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Suspension of Schengen Agreement Denied
People, Travel

Suspension of Schengen Agreement Denied

The French diplomatic mission in Tehran has categorically denied claims made by a Russian news agency about France suspending the Schengen visa following the terror attacks in Paris on Friday.
In the wake of Islamic State-led attacks across Paris on Friday which killed 129 and wounded 350 people, the state-run Sputnik news agency ran a story on November 14 claiming that “foreign citizens, who have a Schengen visa, won’t be able to enter France without a French visa. This means if people have planned holidays in France, they should now apply for a French national visa in addition to a Schengen visa.”
However, the French Embassy in Tehran issued an official statement on Tuesday denying claims made by Sputnik, ISNA reported.
According to the statement, the Schengen visa application process continues as normal, and France has only beefed up safety and security measures along its borders.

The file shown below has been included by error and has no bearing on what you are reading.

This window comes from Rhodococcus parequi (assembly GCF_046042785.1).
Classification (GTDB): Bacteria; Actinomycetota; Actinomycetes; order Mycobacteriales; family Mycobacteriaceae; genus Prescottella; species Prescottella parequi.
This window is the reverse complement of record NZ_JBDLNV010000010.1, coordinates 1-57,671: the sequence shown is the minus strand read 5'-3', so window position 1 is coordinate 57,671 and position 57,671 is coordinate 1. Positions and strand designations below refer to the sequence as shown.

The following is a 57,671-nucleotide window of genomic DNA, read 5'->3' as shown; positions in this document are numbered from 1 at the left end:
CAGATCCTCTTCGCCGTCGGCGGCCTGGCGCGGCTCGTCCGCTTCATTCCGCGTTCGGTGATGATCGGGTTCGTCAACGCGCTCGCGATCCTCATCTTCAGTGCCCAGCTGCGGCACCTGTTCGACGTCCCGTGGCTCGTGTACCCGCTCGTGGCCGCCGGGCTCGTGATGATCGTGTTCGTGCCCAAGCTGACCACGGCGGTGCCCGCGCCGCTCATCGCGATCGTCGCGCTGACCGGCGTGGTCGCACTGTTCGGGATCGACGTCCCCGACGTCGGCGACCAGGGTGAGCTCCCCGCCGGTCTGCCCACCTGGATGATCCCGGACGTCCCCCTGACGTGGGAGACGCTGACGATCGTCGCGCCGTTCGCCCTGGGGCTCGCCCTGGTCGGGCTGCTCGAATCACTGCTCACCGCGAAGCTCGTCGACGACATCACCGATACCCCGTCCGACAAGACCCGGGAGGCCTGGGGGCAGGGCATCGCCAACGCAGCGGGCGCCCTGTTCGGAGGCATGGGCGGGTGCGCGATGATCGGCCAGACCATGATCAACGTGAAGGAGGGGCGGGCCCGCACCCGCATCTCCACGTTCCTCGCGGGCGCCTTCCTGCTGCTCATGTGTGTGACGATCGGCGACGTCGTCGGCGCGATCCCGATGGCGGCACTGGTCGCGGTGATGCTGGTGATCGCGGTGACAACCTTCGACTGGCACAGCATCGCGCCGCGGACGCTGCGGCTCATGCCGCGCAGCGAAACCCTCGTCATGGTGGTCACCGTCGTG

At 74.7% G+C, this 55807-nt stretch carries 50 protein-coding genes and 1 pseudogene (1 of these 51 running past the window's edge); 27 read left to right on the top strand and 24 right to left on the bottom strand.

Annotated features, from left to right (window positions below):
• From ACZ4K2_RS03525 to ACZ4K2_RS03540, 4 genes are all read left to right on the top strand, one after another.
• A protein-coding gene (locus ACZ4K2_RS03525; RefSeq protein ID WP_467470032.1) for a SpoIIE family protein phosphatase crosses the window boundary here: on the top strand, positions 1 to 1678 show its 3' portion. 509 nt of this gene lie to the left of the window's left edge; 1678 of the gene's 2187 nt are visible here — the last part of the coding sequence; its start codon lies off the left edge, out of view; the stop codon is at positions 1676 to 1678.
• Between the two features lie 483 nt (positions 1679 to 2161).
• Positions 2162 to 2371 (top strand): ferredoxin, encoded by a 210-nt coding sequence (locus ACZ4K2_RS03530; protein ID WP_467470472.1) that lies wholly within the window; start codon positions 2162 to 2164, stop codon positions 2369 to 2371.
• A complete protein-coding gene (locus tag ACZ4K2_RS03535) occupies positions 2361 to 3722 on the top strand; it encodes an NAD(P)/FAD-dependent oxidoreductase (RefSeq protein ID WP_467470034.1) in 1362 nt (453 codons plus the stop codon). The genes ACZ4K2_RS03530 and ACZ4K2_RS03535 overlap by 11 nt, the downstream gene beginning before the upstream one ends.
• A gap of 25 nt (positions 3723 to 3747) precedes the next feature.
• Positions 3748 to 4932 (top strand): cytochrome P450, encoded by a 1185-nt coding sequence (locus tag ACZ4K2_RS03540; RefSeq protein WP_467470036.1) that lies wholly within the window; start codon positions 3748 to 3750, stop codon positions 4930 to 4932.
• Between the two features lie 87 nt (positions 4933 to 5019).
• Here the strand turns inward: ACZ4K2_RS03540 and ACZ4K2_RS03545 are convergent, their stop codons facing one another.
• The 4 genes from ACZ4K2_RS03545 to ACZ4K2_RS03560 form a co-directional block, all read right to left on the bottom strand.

The statement explicitly states that France’s borders are not closed and airports and rail services remain open.
Following Sputnik’s report, Iranian tour and travel agencies suspended tours of France until further notice, even though they had not yet received official instructions from relevant authorities.
Quoting several travel agents, Mehr News Agency reported on Sunday that Iranians who had a Schengen visa must apply for a national French visa, which only allows travel within France’s borders.
France operates under the Schengen Agreement, which consists of a common border and immigration policy consisting of 26 nations, the majority of which are European Union members. Citizens of Schengen countries can access any country without the need to go through border controls and visitors can travel across the Schengen zone with one common visa that applies throughout the entire Schengen zone.
Only six EU member states — Britain, Bulgaria, Croatia, Cyprus, Ireland and Romania — fall outside the Schengen zone.
Paris, which was voted the world’s top holiday destination in 2013, witnessed the worst terrorist attacks in Europe since the 2004 Madrid railway bombings. The so-called Islamic State (aka ISIL and Daesh) claimed responsibility for the cruel attacks on innocent civilians in the French capital.

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